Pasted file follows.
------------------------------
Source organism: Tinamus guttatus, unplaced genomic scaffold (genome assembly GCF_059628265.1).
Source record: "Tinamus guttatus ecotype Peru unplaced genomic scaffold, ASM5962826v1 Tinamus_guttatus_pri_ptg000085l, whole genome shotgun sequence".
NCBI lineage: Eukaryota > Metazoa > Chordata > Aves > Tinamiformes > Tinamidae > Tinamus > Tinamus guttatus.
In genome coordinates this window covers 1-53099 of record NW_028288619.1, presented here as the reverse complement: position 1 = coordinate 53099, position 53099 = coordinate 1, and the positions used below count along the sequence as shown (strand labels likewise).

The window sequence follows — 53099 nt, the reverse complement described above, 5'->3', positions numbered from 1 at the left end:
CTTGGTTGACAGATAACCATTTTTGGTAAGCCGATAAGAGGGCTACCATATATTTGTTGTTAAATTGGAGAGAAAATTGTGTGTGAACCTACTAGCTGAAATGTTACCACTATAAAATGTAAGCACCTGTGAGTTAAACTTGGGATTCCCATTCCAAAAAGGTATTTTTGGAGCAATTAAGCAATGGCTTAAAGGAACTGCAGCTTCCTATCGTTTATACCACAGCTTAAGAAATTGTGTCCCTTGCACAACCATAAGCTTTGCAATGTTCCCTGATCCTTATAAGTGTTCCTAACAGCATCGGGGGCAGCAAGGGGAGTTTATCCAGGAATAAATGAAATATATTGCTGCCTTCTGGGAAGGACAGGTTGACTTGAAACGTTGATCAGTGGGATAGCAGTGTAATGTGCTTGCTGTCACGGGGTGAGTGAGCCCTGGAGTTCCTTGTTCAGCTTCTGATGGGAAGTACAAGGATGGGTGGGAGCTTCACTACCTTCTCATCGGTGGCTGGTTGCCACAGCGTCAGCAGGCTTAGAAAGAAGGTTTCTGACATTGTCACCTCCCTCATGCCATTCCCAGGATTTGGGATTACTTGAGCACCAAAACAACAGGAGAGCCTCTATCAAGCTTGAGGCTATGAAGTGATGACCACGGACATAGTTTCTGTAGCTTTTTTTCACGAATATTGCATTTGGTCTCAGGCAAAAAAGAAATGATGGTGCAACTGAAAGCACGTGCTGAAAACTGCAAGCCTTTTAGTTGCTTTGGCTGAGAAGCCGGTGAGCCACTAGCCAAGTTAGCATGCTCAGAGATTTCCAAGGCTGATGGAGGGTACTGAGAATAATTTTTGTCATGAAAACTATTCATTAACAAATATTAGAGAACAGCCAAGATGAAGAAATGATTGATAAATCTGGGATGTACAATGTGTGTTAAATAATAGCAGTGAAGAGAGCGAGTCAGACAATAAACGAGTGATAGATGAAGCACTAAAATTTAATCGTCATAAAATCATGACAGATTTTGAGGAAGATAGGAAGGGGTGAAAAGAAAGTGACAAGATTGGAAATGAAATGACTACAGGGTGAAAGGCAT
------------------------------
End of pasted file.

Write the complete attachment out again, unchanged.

Source organism: Tinamus guttatus, unplaced genomic scaffold (genome assembly GCF_059628265.1).
Source record: "Tinamus guttatus ecotype Peru unplaced genomic scaffold, ASM5962826v1 Tinamus_guttatus_pri_ptg000085l, whole genome shotgun sequence".
NCBI lineage: Eukaryota > Metazoa > Chordata > Aves > Tinamiformes > Tinamidae > Tinamus > Tinamus guttatus.
In genome coordinates this window covers 1-53099 of record NW_028288619.1, presented here as the reverse complement: position 1 = coordinate 53099, position 53099 = coordinate 1, and the positions used below count along the sequence as shown (strand labels likewise).

The window sequence follows — 53099 nt, the reverse complement described above, 5'->3', positions numbered from 1 at the left end:
CTTGGTTGACAGATAACCATTTTTGGTAAGCCGATAAGAGGGCTACCATATATTTGTTGTTAAATTGGAGAGAAAATTGTGTGTGAACCTACTAGCTGAAATGTTACCACTATAAAATGTAAGCACCTGTGAGTTAAACTTGGGATTCCCATTCCAAAAAGGTATTTTTGGAGCAATTAAGCAATGGCTTAAAGGAACTGCAGCTTCCTATCGTTTATACCACAGCTTAAGAAATTGTGTCCCTTGCACAACCATAAGCTTTGCAATGTTCCCTGATCCTTATAAGTGTTCCTAACAGCATCGGGGGCAGCAAGGGGAGTTTATCCAGGAATAAATGAAATATATTGCTGCCTTCTGGGAAGGACAGGTTGACTTGAAACGTTGATCAGTGGGATAGCAGTGTAATGTGCTTGCTGTCACGGGGTGAGTGAGCCCTGGAGTTCCTTGTTCAGCTTCTGATGGGAAGTACAAGGATGGGTGGGAGCTTCACTACCTTCTCATCGGTGGCTGGTTGCCACAGCGTCAGCAGGCTTAGAAAGAAGGTTTCTGACATTGTCACCTCCCTCATGCCATTCCCAGGATTTGGGATTACTTGAGCACCAAAACAACAGGAGAGCCTCTATCAAGCTTGAGGCTATGAAGTGATGACCACGGACATAGTTTCTGTAGCTTTTTTTCACGAATATTGCATTTGGTCTCAGGCAAAAAAGAAATGATGGTGCAACTGAAAGCACGTGCTGAAAACTGCAAGCCTTTTAGTTGCTTTGGCTGAGAAGCCGGTGAGCCACTAGCCAAGTTAGCATGCTCAGAGATTTCCAAGGCTGATGGAGGGTACTGAGAATAATTTTTGTCATGAAAACTATTCATTAACAAATATTAGAGAACAGCCAAGATGAAGAAATGATTGATAAATCTGGGATGTACAATGTGTGTTAAATAATAGCAGTGAAGAGAGCGAGTCAGACAATAAACGAGTGATAGATGAAGCACTAAAATTTAATCGTCATAAAATCATGACAGATTTTGAGGAAGATAGGAAGGGGTGAAAAGAAAGTGACAAGATTGGAAATGAAATGACTACAGGGTGAAAGGCAT